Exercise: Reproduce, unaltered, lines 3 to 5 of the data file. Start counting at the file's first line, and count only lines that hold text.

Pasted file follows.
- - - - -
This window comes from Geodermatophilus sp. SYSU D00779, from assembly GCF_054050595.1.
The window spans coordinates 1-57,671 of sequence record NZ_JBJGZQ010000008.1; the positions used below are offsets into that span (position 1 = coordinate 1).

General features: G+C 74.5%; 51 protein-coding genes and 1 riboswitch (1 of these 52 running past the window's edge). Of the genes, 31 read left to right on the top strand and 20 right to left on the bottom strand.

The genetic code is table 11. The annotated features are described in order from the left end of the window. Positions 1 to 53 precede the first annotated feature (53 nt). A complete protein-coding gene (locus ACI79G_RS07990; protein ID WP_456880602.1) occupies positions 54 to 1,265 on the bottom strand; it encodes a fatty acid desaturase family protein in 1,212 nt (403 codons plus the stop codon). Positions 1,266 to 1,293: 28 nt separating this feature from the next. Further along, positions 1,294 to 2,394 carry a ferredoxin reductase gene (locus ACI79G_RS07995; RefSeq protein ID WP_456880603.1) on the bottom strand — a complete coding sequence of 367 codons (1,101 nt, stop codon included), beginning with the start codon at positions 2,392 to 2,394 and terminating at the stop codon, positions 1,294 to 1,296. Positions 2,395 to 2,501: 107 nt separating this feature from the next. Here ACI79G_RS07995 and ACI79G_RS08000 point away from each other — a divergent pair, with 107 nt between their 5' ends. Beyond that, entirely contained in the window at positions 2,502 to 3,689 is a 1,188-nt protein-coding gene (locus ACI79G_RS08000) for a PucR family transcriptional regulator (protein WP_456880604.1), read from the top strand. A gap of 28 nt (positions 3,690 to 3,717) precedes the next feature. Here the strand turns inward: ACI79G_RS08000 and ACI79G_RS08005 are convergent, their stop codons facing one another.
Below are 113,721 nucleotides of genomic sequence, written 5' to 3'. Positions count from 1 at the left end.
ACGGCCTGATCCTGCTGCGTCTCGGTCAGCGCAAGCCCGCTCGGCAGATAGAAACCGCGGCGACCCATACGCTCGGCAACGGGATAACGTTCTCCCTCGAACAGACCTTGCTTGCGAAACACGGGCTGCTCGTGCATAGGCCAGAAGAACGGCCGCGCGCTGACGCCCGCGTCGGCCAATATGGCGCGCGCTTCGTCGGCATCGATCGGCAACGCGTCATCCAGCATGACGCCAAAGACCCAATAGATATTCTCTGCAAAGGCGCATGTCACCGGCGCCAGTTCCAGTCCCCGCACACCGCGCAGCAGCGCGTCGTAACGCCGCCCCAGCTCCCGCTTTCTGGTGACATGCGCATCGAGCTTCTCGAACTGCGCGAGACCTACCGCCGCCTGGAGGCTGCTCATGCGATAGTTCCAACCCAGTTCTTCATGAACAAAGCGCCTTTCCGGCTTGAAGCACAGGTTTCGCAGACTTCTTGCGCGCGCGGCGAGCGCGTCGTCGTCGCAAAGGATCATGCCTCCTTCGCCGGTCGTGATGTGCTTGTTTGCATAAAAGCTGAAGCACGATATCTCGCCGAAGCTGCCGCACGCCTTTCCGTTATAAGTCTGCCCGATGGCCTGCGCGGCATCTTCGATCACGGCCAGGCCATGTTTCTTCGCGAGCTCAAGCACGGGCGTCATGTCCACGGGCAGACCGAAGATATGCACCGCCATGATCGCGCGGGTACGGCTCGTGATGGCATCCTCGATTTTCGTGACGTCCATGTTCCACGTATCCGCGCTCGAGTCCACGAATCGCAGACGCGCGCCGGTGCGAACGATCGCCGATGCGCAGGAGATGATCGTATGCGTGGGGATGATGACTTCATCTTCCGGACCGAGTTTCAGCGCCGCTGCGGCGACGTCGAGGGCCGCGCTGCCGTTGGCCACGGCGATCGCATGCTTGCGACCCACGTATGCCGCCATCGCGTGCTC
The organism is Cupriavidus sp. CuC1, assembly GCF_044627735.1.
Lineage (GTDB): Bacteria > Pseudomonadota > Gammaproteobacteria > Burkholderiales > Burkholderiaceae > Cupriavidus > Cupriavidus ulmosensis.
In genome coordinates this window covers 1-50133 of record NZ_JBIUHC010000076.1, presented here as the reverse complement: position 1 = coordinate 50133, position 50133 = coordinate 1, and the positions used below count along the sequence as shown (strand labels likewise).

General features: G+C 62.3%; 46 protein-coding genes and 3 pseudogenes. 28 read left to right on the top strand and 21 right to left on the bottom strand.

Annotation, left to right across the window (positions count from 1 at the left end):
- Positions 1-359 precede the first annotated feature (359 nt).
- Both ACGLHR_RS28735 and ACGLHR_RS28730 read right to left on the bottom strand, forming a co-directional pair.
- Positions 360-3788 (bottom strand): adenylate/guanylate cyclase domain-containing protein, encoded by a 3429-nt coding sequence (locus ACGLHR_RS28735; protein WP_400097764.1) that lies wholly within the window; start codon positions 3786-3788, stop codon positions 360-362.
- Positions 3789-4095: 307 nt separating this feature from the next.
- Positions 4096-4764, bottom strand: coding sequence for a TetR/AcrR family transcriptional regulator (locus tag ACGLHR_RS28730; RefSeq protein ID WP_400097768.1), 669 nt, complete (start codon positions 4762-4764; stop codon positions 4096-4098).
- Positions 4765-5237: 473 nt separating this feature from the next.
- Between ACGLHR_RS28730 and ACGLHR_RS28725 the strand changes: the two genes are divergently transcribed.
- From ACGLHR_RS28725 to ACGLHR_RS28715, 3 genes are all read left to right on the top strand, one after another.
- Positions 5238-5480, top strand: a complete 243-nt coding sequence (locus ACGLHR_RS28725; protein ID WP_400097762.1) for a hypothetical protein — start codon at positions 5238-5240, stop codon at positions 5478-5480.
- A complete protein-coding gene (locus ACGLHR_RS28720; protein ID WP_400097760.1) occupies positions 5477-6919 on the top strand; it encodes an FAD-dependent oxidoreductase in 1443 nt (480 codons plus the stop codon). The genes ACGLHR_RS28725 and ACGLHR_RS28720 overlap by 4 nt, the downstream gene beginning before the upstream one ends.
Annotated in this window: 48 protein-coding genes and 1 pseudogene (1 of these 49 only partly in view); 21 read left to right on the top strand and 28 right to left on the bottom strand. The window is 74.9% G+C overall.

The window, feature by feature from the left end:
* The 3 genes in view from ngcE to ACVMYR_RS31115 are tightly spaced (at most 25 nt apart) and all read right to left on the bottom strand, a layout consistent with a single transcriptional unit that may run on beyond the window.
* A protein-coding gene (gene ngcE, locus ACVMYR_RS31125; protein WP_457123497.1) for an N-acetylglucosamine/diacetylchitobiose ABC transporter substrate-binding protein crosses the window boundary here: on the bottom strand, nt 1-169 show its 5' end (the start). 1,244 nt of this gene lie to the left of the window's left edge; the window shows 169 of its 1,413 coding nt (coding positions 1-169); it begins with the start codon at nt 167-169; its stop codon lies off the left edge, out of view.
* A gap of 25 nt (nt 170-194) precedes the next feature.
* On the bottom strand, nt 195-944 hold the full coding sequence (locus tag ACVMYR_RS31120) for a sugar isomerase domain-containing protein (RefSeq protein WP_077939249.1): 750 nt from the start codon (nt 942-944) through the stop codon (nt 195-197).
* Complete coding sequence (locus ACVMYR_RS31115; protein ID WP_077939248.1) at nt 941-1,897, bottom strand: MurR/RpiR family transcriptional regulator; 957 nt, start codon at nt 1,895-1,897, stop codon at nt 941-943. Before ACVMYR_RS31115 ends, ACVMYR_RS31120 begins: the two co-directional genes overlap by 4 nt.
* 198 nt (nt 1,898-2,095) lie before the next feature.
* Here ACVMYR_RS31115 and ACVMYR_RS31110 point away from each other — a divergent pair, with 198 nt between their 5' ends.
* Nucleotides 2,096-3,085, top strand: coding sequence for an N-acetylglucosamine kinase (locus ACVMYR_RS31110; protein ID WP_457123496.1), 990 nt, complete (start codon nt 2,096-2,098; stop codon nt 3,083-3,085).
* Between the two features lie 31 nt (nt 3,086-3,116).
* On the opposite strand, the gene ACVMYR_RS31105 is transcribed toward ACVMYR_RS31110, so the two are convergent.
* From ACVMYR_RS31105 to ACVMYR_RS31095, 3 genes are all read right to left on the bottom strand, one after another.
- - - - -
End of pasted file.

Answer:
General features: G+C 74.5%; 51 protein-coding genes and 1 riboswitch (1 of these 52 running past the window's edge). Of the genes, 31 read left to right on the top strand and 20 right to left on the bottom strand.

The genetic code is table 11. The annotated features are described in order from the left end of the window. Positions 1 to 53 precede the first annotated feature (53 nt). A complete protein-coding gene (locus ACI79G_RS07990; protein ID WP_456880602.1) occupies positions 54 to 1,265 on the bottom strand; it encodes a fatty acid desaturase family protein in 1,212 nt (403 codons plus the stop codon). Positions 1,266 to 1,293: 28 nt separating this feature from the next. Further along, positions 1,294 to 2,394 carry a ferredoxin reductase gene (locus ACI79G_RS07995; RefSeq protein ID WP_456880603.1) on the bottom strand — a complete coding sequence of 367 codons (1,101 nt, stop codon included), beginning with the start codon at positions 2,392 to 2,394 and terminating at the stop codon, positions 1,294 to 1,296. Positions 2,395 to 2,501: 107 nt separating this feature from the next. Here ACI79G_RS07995 and ACI79G_RS08000 point away from each other — a divergent pair, with 107 nt between their 5' ends. Beyond that, entirely contained in the window at positions 2,502 to 3,689 is a 1,188-nt protein-coding gene (locus ACI79G_RS08000) for a PucR family transcriptional regulator (protein WP_456880604.1), read from the top strand. A gap of 28 nt (positions 3,690 to 3,717) precedes the next feature. Here the strand turns inward: ACI79G_RS08000 and ACI79G_RS08005 are convergent, their stop codons facing one another.
Below are 113,721 nucleotides of genomic sequence, written 5' to 3'. Positions count from 1 at the left end.